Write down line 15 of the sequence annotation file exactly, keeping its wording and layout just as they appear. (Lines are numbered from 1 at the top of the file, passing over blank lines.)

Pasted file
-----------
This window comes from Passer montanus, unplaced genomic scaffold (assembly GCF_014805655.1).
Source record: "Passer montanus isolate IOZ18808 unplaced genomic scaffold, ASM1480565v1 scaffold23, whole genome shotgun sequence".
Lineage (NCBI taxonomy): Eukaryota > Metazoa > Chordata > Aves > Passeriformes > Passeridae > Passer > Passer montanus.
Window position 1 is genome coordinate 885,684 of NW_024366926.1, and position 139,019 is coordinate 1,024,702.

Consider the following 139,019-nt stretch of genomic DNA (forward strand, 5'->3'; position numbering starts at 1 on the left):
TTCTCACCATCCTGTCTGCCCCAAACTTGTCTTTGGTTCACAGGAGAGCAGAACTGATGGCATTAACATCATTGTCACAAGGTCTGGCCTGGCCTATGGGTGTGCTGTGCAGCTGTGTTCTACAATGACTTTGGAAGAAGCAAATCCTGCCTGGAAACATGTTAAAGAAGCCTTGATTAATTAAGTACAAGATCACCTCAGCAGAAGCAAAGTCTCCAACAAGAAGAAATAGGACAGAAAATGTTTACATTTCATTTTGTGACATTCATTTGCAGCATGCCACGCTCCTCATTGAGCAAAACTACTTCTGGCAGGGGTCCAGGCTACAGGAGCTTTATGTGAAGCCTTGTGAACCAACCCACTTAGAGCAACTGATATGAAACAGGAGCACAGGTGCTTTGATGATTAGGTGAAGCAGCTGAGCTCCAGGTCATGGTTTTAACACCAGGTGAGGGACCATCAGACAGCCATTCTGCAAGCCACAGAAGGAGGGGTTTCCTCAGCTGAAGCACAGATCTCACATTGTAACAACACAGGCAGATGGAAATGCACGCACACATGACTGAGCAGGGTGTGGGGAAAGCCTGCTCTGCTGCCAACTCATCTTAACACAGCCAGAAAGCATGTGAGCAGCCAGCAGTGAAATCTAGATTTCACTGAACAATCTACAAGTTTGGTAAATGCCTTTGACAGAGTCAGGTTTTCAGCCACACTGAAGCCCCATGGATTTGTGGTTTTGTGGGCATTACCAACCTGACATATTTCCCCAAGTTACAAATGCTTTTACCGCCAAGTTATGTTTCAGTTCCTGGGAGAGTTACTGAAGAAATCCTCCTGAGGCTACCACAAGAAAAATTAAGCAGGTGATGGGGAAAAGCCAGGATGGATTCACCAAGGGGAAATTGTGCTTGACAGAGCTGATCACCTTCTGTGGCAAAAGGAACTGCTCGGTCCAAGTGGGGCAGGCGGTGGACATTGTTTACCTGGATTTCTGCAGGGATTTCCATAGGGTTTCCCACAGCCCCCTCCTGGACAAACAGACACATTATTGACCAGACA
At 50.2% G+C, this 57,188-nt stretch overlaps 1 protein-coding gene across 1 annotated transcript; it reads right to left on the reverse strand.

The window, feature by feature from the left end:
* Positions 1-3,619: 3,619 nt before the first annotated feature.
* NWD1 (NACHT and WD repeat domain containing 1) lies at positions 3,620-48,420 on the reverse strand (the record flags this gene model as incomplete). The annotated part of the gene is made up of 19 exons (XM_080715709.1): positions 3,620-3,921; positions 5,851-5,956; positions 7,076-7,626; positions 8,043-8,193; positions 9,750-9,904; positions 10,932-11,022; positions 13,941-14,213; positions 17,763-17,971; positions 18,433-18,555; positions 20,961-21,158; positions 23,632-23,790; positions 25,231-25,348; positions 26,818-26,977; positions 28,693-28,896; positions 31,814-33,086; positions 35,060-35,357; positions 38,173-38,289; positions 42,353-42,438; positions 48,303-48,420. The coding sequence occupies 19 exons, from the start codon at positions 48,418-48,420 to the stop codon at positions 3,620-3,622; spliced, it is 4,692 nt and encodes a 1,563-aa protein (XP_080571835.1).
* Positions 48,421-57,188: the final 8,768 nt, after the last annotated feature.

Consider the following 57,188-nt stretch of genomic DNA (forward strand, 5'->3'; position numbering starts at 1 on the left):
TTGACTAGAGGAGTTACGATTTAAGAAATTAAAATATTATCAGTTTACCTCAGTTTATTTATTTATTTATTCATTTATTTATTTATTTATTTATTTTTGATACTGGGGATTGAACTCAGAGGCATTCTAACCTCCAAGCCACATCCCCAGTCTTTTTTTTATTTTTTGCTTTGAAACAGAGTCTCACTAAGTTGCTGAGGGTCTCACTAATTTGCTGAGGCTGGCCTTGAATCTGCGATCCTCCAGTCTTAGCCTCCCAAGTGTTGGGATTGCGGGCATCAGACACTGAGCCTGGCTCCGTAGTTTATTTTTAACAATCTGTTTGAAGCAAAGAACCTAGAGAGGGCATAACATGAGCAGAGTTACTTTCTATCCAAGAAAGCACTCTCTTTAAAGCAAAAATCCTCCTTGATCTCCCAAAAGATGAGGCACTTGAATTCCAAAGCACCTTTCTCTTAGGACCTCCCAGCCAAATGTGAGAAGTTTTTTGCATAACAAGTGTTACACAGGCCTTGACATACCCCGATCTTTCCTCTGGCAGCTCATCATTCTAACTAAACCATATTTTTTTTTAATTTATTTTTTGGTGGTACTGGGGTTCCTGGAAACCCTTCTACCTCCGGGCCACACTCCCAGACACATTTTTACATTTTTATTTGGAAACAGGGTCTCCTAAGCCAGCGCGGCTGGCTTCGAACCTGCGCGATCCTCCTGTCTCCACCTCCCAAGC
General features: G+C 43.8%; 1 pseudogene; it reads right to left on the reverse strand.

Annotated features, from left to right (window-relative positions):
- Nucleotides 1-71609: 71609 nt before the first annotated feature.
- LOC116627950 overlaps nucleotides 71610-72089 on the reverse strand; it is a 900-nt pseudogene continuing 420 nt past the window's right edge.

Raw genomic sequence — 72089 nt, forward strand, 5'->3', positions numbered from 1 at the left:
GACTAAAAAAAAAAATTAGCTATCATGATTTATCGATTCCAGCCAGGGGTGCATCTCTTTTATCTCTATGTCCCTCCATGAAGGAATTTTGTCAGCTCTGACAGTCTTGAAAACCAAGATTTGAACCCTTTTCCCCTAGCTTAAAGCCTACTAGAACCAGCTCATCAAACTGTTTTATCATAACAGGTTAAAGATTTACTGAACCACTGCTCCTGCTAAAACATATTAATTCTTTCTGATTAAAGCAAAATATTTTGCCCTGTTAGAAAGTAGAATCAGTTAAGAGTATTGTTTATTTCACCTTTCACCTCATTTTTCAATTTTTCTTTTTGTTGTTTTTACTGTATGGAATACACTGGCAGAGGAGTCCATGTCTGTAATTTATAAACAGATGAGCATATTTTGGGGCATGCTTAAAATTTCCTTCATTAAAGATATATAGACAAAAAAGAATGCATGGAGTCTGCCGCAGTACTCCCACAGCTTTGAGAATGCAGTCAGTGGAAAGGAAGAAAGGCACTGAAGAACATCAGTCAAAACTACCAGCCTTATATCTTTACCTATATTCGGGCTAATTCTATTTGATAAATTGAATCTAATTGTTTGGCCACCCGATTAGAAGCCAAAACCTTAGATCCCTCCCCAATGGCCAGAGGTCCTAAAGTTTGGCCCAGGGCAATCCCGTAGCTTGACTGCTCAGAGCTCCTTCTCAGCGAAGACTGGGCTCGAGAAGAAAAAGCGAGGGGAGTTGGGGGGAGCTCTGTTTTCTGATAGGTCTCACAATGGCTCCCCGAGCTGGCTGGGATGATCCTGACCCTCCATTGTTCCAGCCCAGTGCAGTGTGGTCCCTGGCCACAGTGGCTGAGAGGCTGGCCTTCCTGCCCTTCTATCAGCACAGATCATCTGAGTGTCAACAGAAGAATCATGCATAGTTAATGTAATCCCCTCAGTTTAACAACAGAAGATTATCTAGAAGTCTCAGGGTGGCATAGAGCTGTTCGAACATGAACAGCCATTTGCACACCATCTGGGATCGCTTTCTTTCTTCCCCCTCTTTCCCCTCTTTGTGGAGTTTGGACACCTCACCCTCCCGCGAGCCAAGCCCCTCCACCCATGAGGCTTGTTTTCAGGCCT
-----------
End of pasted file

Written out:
Annotated features, from left to right (window-relative positions):